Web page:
6. Sounds like the investors knew about the hazard, did nothing but allow the chemicals to continue to migrate, squashed it while they were there, now they want to wash their hands clean, hmmm no, lucky they dont do jail time for neglect. If pesticide chemicals back in the 60’s/70’s, probably a organochlorine product (Chlordane/Lindane), leaches into soil for a long time/years. Need to replace the soil/sand, asap.

  7. This whole thing is so sad and frustrating. Maybe it is a good idea to get 20/20 or 60 minutes to expose this further. Also, if there is anything your readers can do like call someone in gov’t or a petition to sign would be more then happy to help.

  8. With the current administration all for privatization of National Parks this doesn’t seem like the time to fight. Probably both sides realize nothing will be accomplished much less resolved until the lease runs out. A very sad state of affairs with such a beautiful area being held hostage by CBI.

  9. Back in the 60’s, no thought was given to digging holes in the ground and dumping contaminants in. The governments themselves were the biggest offenders. All would have been, at the very least, somewhat better had the stuff just been left on the ground to volitize naturally into the air. In any case, I don’t believe anyone back then even had a thought about any potential environmental impact, but once knowledge of the problem was evident, walking away from it was not an option.

  10. Who is making the decision on buying back the RUE and letting them off the hook for environmental issues? who ever that is should be made aware that there will be public scrutiny on the deal. If nothing happens and the RUE runs out,do they kept the insurance money?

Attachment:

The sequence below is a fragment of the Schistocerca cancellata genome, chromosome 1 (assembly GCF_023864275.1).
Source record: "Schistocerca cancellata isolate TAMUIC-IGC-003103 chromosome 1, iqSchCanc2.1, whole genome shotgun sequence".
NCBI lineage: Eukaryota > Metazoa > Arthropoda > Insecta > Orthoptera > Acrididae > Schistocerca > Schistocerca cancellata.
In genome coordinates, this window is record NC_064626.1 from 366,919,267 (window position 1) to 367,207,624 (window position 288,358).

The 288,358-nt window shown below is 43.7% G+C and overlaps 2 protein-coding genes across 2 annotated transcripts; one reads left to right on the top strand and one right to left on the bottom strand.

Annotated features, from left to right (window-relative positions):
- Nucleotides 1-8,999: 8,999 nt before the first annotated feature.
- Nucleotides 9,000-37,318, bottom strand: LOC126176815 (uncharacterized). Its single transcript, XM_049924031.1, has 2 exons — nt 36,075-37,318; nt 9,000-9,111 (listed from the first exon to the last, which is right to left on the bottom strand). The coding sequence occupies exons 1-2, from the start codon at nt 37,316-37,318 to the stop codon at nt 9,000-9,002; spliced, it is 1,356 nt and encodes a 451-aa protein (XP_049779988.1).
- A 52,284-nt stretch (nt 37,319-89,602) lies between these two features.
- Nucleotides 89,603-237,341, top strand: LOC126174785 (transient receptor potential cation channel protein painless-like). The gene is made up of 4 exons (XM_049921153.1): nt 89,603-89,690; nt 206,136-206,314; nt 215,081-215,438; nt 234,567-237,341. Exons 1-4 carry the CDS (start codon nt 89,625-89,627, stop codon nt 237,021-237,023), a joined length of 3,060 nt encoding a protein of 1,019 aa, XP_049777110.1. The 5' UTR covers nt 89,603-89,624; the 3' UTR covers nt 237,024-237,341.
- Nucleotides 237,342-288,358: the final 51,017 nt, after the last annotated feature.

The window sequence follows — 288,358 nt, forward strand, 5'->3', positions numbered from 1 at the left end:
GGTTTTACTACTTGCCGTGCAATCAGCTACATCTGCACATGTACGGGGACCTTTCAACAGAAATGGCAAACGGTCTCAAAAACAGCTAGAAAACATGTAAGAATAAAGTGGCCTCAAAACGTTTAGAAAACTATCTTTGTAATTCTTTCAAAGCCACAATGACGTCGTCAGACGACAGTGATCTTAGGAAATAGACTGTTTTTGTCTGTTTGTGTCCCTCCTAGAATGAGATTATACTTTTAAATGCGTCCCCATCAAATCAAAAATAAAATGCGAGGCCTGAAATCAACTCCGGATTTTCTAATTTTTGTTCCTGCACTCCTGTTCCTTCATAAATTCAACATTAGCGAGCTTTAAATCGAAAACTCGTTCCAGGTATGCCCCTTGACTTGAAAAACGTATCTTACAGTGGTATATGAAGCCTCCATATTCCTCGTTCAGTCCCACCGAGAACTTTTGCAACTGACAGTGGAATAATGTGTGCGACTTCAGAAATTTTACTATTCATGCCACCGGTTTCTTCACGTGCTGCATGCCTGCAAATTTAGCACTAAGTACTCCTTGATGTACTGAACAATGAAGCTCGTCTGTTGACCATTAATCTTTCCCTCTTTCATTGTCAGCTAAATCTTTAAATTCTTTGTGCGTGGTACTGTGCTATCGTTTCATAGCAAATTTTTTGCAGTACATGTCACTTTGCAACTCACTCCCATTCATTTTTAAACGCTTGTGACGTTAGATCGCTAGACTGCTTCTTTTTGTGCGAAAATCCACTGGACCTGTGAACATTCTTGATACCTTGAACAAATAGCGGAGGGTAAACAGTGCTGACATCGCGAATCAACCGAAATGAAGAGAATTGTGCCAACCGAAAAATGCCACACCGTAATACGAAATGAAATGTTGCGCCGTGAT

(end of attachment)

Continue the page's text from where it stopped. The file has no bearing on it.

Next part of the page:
11. DO NOT get the local government involved. Nothing good will happen. Look how long it took them to connect the bridge on STT – 20 years.

    I would contact an investigator with connections, such as 20/20 or 60 minutes or the Federal Government.

    Such a shame it’s been sitting, when it was an amazing property.

  12. Has anyone actually read the letter from Gary Engle to the DOI? I just did. They make a pretty strong case for their position. The $70MM is for all the lease-hold improvements to infrastructure including water and technology on Caneel Bay. It seems like a rationale move to make (I.e. present an offer to leave) if you cannot get a deal going after all these years. The environmental issues seem like they were going on long before CBI got there. I don’t see how CBI could prevent the NPS from coming on the property and conducting their tests and working with CBI to make the improvements. It seems like that would be against the law and arrests would be in order. For those who really are not fans of Gary Engle and CBI you may get your wish and see them leave. Then what? Did you read that CBI owns the Caneel Bay Marina? Any new player will need to negotiate with CBI. Yikes. Please realize I have never met Gary Engle or anyone at CBI and I am sure they have not done everything right here. But as a woman who has been in business for 40 years, I kind of see their perspective.

  13. Good discussion. An environmental assessment needs to be made ASAP by a qualified contractor. The leaseholder should not be able to block access to the Federal Gov’t (landowner) contractor. There is a strong public interest here in first assessing the situation then let the chips fall where they may regarding liability for cleanup. This could be a superfund site and the sooner it is assessed and contained the better.

Leave a Comment